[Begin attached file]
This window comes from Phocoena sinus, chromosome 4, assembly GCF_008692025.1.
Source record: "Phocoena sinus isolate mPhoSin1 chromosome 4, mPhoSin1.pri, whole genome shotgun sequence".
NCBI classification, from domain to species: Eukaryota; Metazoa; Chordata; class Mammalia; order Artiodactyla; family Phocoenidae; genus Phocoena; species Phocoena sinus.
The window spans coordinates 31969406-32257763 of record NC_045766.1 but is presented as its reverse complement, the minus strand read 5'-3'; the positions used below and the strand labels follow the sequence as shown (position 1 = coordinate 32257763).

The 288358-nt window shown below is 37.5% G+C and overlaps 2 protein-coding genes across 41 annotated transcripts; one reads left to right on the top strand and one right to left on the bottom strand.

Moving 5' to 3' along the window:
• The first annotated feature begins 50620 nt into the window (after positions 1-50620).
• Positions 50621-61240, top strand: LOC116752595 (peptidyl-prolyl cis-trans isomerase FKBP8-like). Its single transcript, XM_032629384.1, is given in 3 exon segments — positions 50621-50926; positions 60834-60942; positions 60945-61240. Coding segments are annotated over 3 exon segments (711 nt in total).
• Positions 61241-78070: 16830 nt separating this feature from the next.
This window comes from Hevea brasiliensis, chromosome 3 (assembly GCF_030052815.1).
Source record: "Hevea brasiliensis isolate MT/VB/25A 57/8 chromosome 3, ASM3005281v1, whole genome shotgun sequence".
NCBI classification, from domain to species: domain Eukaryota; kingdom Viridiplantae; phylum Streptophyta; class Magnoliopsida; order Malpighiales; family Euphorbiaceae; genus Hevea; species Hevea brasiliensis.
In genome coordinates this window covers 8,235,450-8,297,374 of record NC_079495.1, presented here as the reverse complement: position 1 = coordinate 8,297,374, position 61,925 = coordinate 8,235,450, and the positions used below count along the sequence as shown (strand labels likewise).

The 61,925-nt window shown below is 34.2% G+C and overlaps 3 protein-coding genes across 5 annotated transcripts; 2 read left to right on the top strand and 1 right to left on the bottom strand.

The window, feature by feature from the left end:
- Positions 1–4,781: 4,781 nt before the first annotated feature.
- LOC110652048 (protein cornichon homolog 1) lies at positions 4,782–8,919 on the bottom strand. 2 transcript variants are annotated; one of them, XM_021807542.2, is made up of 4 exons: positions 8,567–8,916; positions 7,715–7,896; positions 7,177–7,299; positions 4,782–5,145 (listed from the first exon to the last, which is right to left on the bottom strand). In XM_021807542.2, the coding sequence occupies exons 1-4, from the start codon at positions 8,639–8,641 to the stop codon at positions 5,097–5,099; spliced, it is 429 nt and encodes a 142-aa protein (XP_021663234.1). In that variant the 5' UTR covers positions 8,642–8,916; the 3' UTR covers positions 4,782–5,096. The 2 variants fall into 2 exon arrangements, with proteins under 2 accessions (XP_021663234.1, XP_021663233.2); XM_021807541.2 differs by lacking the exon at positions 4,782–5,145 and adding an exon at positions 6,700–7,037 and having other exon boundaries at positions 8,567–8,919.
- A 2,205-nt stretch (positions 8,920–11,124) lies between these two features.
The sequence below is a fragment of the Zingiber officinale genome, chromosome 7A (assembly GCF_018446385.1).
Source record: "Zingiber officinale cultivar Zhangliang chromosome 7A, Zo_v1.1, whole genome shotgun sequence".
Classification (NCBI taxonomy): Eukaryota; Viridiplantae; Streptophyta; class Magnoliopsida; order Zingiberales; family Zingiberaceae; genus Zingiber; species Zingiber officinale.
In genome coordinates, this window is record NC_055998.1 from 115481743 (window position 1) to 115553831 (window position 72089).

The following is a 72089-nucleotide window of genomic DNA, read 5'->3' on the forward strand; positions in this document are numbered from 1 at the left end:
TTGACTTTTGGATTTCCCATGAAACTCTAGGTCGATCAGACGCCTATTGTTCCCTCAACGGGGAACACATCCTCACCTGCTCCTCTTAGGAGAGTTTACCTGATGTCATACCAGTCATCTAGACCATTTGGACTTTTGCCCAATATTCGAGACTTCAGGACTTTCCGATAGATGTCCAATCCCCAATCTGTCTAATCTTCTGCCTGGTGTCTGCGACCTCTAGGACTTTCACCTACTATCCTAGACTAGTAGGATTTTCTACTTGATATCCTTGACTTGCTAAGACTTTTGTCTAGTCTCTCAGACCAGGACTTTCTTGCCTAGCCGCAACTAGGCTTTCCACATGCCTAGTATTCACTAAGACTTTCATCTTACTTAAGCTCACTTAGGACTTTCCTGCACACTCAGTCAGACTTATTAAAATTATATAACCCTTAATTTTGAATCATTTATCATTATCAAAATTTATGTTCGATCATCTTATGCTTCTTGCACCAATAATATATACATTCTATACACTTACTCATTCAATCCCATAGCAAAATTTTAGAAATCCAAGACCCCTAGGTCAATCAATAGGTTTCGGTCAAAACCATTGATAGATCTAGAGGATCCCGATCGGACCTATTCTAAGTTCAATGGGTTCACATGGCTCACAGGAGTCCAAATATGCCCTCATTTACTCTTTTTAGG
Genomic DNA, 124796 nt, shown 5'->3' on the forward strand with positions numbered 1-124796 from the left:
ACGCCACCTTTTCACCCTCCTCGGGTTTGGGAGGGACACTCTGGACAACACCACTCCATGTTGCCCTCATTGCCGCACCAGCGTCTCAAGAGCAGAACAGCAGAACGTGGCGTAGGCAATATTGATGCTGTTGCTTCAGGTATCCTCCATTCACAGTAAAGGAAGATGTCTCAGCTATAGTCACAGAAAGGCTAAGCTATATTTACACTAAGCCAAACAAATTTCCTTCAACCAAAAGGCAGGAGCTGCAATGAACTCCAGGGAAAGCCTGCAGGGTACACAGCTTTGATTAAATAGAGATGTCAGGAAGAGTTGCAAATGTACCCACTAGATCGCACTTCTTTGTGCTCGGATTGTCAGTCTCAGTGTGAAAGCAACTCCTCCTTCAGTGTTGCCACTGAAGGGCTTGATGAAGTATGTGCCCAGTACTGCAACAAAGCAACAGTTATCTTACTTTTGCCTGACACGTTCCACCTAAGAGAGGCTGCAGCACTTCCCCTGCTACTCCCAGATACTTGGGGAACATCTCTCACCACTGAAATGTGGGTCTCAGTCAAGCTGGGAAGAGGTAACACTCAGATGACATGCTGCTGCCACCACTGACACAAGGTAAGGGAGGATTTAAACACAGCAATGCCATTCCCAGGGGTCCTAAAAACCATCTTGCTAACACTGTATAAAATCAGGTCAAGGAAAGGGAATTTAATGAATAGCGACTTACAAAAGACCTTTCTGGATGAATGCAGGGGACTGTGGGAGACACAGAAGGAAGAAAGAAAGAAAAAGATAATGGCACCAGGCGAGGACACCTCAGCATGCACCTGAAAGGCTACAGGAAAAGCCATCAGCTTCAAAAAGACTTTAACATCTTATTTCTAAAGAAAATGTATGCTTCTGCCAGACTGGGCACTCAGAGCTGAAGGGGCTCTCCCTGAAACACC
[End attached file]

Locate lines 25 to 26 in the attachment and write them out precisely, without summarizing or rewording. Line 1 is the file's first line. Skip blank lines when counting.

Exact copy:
Genomic DNA, 124796 nt, shown 5'->3' on the forward strand with positions numbered 1-124796 from the left:
ACGCCACCTTTTCACCCTCCTCGGGTTTGGGAGGGACACTCTGGACAACACCACTCCATGTTGCCCTCATTGCCGCACCAGCGTCTCAAGAGCAGAACAGCAGAACGTGGCGTAGGCAATATTGATGCTGTTGCTTCAGGTATCCTCCATTCACAGTAAAGGAAGATGTCTCAGCTATAGTCACAGAAAGGCTAAGCTATATTTACACTAAGCCAAACAAATTTCCTTCAACCAAAAGGCAGGAGCTGCAATGAACTCCAGGGAAAGCCTGCAGGGTACACAGCTTTGATTAAATAGAGATGTCAGGAAGAGTTGCAAATGTACCCACTAGATCGCACTTCTTTGTGCTCGGATTGTCAGTCTCAGTGTGAAAGCAACTCCTCCTTCAGTGTTGCCACTGAAGGGCTTGATGAAGTATGTGCCCAGTACTGCAACAAAGCAACAGTTATCTTACTTTTGCCTGACACGTTCCACCTAAGAGAGGCTGCAGCACTTCCCCTGCTACTCCCAGATACTTGGGGAACATCTCTCACCACTGAAATGTGGGTCTCAGTCAAGCTGGGAAGAGGTAACACTCAGATGACATGCTGCTGCCACCACTGACACAAGGTAAGGGAGGATTTAAACACAGCAATGCCATTCCCAGGGGTCCTAAAAACCATCTTGCTAACACTGTATAAAATCAGGTCAAGGAAAGGGAATTTAATGAATAGCGACTTACAAAAGACCTTTCTGGATGAATGCAGGGGACTGTGGGAGACACAGAAGGAAGAAAGAAAGAAAAAGATAATGGCACCAGGCGAGGACACCTCAGCATGCACCTGAAAGGCTACAGGAAAAGCCATCAGCTTCAAAAAGACTTTAACATCTTATTTCTAAAGAAAATGTATGCTTCTGCCAGACTGGGCACTCAGAGCTGAAGGGGCTCTCCCTGAAACACC